As I walked the edge of the Mendenhall Lake the other night, hopeful that the clouds lingering around the mountains in the back of the valley would light up in the rays of the evening sun, I kept an eye on the way conditions in the sky were developing. In a manner that feels very consistent in Juneau, the clouds I wanted blew away while the sun became partially obscured by a new bank of clouds near the horizon. I kept walking. At about the time the shadows were extending across the entire lake (the highest peaks were still glowing in direct sunlight), I came upon a gentleman, camera in hand, traveling back toward the parking lots. In passing he offered, “You missed the sunset.” I was so caught off guard that I could only respond with some barely intelligible agreement. I wasn’t offended, but the brief encounter made a pretty lasting impression.
My assumption is that, seeing the tripod strapped to my backpack and no camera in my hands, what the man meant is that I had missed photographing the sunset. And it’s just like me to get hung up in the semantics of the word “missed”. I cannot have missed anything that I would more willingly do without (that was a spin on one of my favorite lines from Hamlet). Despite the disappointment associated with my dream light’s failure to materialize, I garnered no small amount of enjoyment from my surroundings as the sun dipped below the horizon. The world IS beautiful, and a viewfinder or LCD screen does nothing to improve upon it.
But actually, my main point is that I kept walking. The richest and most alluring light came and went, but the beauty of the world changes; it doesn’t dissipate as the light fades. A “creative” choice of exposure in the accompanying photograph forsakes the natural dimness of the scene in order to embrace the shapes and colors. I didn’t even begin to see meaningful compositions or stories in my surroundings until I was standing alone on the darkening lake shore. The image illustrates the importance of pursuing the moment of creativity past the “peak” in a second way. While the remaining leaves are vibrant, it’s clear that the height of pervasively colorful fall foliage was also in the past on the night I visited the lake. Yet, I see the success of this photograph hanging on the space between leaves that had been vacated by their former companions.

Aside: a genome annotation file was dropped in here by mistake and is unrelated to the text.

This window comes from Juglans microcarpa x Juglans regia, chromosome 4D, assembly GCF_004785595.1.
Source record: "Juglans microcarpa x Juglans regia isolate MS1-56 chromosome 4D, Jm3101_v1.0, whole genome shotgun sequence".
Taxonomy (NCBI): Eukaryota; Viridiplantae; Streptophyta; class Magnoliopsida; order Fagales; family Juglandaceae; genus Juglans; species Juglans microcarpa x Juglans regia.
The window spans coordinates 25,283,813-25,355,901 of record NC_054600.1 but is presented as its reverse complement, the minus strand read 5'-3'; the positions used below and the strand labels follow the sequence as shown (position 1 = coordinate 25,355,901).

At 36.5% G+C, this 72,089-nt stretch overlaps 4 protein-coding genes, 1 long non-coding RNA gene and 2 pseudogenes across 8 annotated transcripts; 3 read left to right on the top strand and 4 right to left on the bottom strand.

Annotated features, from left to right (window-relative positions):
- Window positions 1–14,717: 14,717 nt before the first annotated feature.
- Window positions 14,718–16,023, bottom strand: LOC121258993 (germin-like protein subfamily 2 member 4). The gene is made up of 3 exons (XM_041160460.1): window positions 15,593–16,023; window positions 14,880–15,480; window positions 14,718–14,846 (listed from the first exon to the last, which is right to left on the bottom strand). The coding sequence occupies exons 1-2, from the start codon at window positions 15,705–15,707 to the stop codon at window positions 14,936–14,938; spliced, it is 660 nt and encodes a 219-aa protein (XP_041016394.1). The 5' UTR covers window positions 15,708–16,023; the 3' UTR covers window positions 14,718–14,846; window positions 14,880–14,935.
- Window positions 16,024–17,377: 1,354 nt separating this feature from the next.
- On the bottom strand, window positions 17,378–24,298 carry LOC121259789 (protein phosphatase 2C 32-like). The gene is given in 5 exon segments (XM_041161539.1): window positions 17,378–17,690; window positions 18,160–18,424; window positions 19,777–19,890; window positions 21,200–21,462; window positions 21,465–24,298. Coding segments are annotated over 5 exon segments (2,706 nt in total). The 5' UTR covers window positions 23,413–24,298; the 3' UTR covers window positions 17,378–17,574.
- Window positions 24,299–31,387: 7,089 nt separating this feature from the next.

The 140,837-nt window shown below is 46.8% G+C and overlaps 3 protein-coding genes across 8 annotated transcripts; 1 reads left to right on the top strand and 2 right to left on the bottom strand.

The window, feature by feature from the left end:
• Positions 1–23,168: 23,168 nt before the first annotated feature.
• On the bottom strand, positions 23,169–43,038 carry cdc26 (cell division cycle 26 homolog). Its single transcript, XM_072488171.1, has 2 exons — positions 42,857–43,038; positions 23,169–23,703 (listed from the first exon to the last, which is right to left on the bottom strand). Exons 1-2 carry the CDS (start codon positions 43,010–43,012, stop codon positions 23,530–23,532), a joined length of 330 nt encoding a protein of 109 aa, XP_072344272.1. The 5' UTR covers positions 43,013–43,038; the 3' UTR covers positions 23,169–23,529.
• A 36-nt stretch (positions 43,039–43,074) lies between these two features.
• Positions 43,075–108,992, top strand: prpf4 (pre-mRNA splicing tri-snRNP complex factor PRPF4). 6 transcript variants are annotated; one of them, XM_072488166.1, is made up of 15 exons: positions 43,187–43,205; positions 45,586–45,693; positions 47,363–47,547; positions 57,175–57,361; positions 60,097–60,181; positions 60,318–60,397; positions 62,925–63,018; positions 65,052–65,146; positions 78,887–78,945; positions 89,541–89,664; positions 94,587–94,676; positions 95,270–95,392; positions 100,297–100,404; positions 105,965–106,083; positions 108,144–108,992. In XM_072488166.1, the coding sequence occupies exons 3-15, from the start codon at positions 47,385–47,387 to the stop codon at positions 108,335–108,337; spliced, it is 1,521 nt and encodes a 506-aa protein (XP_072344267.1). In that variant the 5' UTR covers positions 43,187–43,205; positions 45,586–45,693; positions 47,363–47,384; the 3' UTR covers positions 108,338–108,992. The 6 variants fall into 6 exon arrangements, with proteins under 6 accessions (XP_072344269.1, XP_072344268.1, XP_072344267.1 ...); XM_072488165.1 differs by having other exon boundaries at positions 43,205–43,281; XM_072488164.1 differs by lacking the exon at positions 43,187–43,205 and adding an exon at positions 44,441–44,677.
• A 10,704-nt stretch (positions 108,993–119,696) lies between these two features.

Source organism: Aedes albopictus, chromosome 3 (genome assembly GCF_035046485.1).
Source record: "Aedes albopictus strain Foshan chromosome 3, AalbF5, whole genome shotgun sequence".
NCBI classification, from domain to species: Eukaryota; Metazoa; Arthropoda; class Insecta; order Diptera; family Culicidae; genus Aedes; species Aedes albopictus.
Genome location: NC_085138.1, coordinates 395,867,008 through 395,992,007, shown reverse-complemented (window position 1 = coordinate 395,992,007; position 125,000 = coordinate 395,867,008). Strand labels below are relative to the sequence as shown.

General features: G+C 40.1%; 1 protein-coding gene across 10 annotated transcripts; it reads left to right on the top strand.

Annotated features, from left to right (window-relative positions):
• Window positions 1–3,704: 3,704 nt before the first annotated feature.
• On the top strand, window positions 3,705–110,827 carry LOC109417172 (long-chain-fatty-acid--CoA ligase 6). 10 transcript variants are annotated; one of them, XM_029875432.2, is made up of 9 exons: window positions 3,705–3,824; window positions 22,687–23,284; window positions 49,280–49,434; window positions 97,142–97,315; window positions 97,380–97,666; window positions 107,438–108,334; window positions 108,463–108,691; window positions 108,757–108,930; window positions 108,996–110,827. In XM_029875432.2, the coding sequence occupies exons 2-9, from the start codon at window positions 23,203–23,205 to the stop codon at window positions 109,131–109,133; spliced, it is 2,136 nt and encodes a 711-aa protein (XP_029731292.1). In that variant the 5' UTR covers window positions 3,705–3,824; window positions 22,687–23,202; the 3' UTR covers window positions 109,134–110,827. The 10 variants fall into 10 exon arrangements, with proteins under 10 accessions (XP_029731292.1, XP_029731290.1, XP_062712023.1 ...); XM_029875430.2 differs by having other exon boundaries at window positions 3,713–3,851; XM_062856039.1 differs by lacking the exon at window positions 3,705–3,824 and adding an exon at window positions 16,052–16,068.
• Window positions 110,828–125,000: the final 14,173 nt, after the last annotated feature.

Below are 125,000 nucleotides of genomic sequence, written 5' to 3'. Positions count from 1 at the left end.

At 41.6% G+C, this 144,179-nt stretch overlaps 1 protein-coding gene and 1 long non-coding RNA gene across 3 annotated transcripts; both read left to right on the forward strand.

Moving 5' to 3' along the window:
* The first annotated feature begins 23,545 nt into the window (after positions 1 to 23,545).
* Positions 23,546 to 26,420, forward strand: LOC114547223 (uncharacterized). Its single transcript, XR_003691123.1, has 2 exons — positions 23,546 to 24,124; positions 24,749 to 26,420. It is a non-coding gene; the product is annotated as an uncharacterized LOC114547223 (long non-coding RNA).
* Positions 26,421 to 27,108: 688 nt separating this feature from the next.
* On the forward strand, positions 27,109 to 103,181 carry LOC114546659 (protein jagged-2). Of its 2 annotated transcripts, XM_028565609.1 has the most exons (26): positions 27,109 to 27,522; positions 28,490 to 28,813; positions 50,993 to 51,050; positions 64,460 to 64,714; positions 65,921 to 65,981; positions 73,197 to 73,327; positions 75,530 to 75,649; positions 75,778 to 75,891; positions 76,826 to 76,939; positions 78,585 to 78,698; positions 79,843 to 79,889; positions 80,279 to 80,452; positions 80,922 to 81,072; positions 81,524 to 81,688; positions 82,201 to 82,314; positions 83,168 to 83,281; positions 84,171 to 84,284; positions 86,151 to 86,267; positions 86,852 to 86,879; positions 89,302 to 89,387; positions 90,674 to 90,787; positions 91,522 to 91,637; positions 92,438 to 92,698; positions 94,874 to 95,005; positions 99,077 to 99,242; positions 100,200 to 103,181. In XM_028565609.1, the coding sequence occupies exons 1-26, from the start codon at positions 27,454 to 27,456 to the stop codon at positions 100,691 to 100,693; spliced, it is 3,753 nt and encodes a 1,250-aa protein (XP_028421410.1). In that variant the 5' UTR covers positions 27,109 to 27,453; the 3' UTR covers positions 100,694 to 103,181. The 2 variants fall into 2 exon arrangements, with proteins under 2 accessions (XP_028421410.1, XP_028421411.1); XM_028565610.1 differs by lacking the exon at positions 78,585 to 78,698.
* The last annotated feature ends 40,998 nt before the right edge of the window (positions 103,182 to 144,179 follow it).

The importance of not letting your attention wane as you move beyond seemingly pivotal moments in life extends far beyond photography. If fact, I noticed the same phenomenon while watching a high school volleyball match the other night. At the ends of most exciting volleys, it was inevitable that one team or the other would relax in the ebb after a highlight reel dig or spike. Invariably, it was the team that did not let down, finishing the play, that earned the point. I think it’s fair to say that human nature inclines us to call it in when the peak is past. Of course, we are not God, and we cannot maintain critical levels of focus indefinitely, but it think it is a worthy goal to linger in a state of attentiveness just a little bit longer than is our tendency.
Who can know what increase in the joy of the perception of beauty might be afforded by this simple exercise. At least we’ll avoid thinking we’ve “missed the sunset” while the mountains are still standing tall in the daylight.